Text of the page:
The Chosun Shinbo, the official newspaper of the General Association of Korean Residents in Japan, a pro-North Korea group, also said, “Had South Korea not canceled its suggested airstrike on North Korea when the Yeonpyeong shelling occurred, it could have expanded to all-out war,” hinting at stern retaliation by Pyongyang if Seoul resorts to measures such as air strikes using fighter jets.
Available at: http://english.donga.com/srv/service.php3?bicode=050000&biid=2010122031288
3. UN Council Holds Emergency Meeting on Korea Crisis
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The U.N. Security Council began an emergency meeting on Sunday in hopes of preventing the escalating crisis on the Korean peninsula from spiraling out of control.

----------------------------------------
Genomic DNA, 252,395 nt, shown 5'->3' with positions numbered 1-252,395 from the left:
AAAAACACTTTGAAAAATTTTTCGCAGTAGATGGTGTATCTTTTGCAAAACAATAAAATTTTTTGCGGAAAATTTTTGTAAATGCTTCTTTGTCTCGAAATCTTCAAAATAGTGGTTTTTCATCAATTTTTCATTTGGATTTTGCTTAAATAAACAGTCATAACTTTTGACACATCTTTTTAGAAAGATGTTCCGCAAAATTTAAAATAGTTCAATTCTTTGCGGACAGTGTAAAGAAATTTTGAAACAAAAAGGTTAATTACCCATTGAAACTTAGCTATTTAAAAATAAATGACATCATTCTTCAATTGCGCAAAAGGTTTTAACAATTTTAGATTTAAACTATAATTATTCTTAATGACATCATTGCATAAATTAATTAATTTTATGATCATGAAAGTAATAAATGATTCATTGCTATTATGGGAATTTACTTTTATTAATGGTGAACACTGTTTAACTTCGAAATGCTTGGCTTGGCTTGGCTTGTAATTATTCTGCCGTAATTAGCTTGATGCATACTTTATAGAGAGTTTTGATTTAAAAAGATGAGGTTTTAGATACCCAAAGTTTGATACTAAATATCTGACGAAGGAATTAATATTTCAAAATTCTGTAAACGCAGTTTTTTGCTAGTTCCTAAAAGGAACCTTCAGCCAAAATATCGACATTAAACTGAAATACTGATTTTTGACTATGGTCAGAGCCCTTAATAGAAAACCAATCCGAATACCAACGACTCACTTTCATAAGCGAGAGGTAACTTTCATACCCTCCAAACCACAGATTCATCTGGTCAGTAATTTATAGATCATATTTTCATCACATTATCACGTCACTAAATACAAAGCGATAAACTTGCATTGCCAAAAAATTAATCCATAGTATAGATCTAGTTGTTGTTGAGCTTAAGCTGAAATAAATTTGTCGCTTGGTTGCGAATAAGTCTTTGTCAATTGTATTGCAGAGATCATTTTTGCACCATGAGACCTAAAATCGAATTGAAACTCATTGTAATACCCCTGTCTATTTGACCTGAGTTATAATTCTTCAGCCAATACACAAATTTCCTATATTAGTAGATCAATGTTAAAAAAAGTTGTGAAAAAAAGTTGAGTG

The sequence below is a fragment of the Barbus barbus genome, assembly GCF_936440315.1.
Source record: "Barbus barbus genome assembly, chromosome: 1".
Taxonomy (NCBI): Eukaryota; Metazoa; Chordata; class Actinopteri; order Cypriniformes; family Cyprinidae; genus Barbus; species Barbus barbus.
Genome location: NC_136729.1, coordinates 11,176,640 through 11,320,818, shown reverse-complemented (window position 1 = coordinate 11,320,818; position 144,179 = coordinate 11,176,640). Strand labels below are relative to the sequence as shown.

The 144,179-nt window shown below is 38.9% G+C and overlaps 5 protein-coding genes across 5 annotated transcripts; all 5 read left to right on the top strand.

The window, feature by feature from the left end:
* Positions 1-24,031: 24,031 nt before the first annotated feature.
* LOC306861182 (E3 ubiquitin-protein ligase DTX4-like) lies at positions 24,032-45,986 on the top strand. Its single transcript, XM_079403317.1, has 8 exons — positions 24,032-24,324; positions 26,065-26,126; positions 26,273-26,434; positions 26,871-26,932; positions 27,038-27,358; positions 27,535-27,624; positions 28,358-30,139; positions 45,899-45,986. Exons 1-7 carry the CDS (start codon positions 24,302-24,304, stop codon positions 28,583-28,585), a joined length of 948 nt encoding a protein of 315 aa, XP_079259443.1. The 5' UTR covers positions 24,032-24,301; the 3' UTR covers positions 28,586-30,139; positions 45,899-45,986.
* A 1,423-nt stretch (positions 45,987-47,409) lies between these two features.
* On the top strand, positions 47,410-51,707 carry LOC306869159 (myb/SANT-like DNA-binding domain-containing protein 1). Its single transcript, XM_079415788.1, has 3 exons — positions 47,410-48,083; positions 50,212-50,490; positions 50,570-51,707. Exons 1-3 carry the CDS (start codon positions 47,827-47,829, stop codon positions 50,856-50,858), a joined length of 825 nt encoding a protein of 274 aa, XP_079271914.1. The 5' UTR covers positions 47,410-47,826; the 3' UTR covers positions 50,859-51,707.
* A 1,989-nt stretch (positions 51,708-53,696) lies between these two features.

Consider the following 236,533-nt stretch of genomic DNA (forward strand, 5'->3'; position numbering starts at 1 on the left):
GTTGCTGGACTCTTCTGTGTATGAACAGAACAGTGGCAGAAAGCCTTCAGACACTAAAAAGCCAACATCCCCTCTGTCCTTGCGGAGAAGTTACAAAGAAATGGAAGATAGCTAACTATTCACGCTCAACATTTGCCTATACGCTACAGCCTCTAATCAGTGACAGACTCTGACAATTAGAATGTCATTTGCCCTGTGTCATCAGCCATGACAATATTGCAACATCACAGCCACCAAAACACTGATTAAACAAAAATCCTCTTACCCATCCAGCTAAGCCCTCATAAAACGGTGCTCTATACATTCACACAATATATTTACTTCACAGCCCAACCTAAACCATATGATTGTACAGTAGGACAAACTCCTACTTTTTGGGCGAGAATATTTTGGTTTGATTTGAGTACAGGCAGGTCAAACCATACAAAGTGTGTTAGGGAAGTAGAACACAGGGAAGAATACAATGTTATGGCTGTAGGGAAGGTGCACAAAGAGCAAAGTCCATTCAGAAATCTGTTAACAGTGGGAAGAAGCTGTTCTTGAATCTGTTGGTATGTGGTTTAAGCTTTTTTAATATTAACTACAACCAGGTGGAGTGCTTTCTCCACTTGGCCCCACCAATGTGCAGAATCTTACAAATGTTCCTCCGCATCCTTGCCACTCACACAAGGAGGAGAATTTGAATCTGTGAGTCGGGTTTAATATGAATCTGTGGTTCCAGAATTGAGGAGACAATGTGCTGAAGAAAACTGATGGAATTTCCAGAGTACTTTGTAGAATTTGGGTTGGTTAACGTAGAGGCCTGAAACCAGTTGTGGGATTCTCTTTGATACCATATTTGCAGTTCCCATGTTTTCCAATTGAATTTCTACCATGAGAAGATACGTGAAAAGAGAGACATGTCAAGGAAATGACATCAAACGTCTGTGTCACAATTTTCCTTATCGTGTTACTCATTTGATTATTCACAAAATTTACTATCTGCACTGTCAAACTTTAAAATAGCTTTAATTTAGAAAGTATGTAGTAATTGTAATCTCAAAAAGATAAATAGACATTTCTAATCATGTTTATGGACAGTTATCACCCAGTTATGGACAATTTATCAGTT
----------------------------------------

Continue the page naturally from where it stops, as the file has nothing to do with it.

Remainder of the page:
Russian U.N. Ambassador Vitaly Churkin, who called a news conference on Saturday about the spat between North and South Korea, said he hoped the 15 council members could agree on a unanimous statement that would send a "restraining signal" to both Seoul and Pyongyang.
South Korea's Yonhap news agency quoted a government source as saying that North Korea's military had raised an alert for artillery units based along its west coast ahead of a planned live-fire drill by the South.
Both the North and South have said they will use military means to defend what they say is their territory off the west coast. Recent Western attempts to get the Security Council to rebuke Pyongyang over a deadly artillery shelling incident last month and its nuclear program have been blocked by China.
Available at: http://www.reuters.com/article/idUSN1922823020101219
1. Medvedev to Push for Military, Nuclear Deals in India
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Russian President Dmitry Medvedev arrives in India Tuesday, the latest in a line of visiting global leaders seeking military and trade deals with the world's second-fastest growing major economy.